Ready, Montaigne’s new video is dedicated to young people who are not yet jaded and worn down by the realities of this world.

Those who inspire us with the fire of anger against injustice so that we may be galvanized to stand up and demand what is suitable from our world leaders. It shouldn’t be school kids who lead us, but it is a sign of the times that children have to take responsibility for their futures, which these global issues directly affect. Montaigne speaks to us about her coming out and her responsibility as a queer artist.

What was your creative process behind the ‘Ready’ video?

I wanted to celebrate the kids who’ve been participating and leading the school climate strikes. We ended up fleshing the idea out with lots of lengthy discussions between myself and Nick Waterman, the director. He felt a deep resonance with the issue because he has a very young kid for whom he’s felt the climate dread. Nick has a beautiful aesthetic vision after swapping a few music video references (between Feist, Blood Orange, and a BBC video about a huge school of kids performing martial arts in a synchronized formation). We agreed on how all of it would look, what the mood would be like, and that our approach would be minimalist. It was very much a collaborative, conversational process.

How does Complex differ from your previous album? Was your mindset different going into it?

I have changed as a person, and naturally, style and thematic content change along with that life shift. I don’t know that my mindset about it changed that much; about the creative process, I suppose I just became a bit more confident and developed more vital musical skills in singing and understanding how to record well.

How would you describe your musical style?

Eclectic pop!

What is the first album you ever owned? The first album that made you fall in love with music?

Ha, the first album I ever owned was given to me by my parents for Christmas was some Nikki Webster joint. Followed by Innocent Eyes by Delta Goodrem and Britney by Britney Spears. Pop music was probably my first love. Darwin Deez’s self-titled record was the first album I ever bought as a conscious adolescent.

How did growing up in a Latinx/Filipino household shape your identity? How does it impact your music? How did it impact the formation of your queer identity?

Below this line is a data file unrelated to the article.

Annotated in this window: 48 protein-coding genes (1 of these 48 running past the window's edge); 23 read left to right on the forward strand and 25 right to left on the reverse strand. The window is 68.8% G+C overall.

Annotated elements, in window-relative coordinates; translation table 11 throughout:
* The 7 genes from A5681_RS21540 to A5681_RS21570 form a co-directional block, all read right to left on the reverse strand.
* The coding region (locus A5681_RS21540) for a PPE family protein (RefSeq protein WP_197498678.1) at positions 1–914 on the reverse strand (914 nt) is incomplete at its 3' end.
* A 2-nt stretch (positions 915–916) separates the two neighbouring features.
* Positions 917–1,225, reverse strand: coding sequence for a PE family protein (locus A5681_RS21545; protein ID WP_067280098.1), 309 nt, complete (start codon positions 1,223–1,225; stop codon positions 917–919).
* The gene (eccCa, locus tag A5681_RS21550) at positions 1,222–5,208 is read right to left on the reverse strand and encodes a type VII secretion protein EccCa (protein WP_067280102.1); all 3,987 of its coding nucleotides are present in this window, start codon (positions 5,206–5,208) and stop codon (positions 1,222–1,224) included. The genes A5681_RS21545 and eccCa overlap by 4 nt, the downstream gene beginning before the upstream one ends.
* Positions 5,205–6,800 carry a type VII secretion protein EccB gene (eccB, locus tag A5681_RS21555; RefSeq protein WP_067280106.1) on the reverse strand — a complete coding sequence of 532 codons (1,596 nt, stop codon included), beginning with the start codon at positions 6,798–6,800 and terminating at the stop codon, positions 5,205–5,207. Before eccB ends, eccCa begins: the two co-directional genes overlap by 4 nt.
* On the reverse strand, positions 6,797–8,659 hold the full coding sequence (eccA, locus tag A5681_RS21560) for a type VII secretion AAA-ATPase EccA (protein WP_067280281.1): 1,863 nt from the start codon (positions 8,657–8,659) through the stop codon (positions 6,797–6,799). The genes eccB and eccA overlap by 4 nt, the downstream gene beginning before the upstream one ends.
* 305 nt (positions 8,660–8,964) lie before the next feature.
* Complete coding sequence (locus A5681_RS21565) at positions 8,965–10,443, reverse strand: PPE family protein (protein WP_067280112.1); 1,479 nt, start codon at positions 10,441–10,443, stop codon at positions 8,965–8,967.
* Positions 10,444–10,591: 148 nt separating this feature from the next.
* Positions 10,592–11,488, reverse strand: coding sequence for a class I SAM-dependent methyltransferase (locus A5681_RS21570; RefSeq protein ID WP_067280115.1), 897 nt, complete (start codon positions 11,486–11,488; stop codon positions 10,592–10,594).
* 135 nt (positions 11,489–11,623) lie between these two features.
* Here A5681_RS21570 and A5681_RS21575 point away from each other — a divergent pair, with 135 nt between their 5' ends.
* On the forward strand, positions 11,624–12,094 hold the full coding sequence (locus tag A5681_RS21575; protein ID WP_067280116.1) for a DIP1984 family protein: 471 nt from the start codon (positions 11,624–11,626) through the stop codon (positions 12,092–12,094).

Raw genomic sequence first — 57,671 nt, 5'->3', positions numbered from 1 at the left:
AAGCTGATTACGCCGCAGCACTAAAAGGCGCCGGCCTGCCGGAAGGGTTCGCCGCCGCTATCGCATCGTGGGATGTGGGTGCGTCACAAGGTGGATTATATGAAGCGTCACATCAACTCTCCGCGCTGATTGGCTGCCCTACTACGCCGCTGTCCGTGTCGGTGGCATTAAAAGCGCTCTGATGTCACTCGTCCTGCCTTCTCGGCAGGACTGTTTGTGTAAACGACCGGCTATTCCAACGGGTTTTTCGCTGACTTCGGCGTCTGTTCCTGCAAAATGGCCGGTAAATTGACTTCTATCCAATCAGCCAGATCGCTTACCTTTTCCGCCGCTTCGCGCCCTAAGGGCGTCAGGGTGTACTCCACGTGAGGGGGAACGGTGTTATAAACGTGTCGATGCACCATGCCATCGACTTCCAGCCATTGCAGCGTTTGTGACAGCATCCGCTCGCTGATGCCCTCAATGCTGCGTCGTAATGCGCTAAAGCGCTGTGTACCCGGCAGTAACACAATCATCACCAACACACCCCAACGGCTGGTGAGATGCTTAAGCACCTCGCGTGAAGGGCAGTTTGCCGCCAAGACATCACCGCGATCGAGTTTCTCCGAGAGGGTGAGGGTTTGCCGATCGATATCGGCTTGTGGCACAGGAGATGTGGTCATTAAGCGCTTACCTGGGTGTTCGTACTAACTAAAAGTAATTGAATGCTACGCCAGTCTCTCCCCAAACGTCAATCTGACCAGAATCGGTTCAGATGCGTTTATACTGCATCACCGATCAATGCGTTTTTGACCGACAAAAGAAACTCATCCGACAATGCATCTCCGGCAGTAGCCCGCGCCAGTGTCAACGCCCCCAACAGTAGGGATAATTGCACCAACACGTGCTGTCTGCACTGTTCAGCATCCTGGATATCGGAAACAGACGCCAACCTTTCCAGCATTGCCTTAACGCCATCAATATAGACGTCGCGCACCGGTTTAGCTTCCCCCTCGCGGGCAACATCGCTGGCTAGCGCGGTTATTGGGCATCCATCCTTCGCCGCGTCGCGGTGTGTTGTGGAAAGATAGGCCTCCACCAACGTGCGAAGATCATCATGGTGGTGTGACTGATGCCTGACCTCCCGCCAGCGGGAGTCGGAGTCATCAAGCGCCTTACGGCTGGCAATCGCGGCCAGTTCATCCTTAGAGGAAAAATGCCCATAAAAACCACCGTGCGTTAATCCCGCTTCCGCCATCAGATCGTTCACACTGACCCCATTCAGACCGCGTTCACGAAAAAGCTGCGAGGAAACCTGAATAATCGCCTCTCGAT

This is a great question and one I’ve never been asked, so I have never given it very much thought and think it would probably require several therapy sessions for any revelations to be had! My upbringing was complicated on several levels. There are so many intersecting factors culturally/politically/personally that I wouldn’t even know how to begin to unpack and do justice in synthesizing. Combined with the fact that I don’t remember a great deal about my pre-adulthood (I uncontrollably repress memories), I’m not sure it’s something I can go into concisely here and without digressing into an analysis of my psychological tendencies, but I want to affirm that these are fascinating questions that I’m probably going to think about and keep re-evaluating my answers to until I die. Maybe there’ll be a conducive space for me to discuss them one day in public.

Have you always felt comfortable being open about your identity? If not, how were you able to overcome insecurity in your identity? What advice would you give those still figuring out or coming to terms with their sexual/gender identity?

Again, another excellent bunch of questions (I promise I’m not trying to ingratiate myself to you, I just so appreciate curious journalism). I don’t know that I’ve felt entirely comfortable, but I’ve always felt compelled to be open about my identity. I do not possess the ability to lie comfortably about anything, including information about the person I am. There are parts of myself, my past, or the actions I have hated and felt ashamed about, of course! I think I still have a sort of…fear or reservedness about being with girls that prevent me from actually sleeping with them. I think I’ve probably internalized some shit that makes me turn off before I can even get in bed with them, and I’m not sure how to disengage those brakes (I have the brakes with men, too, just not as much).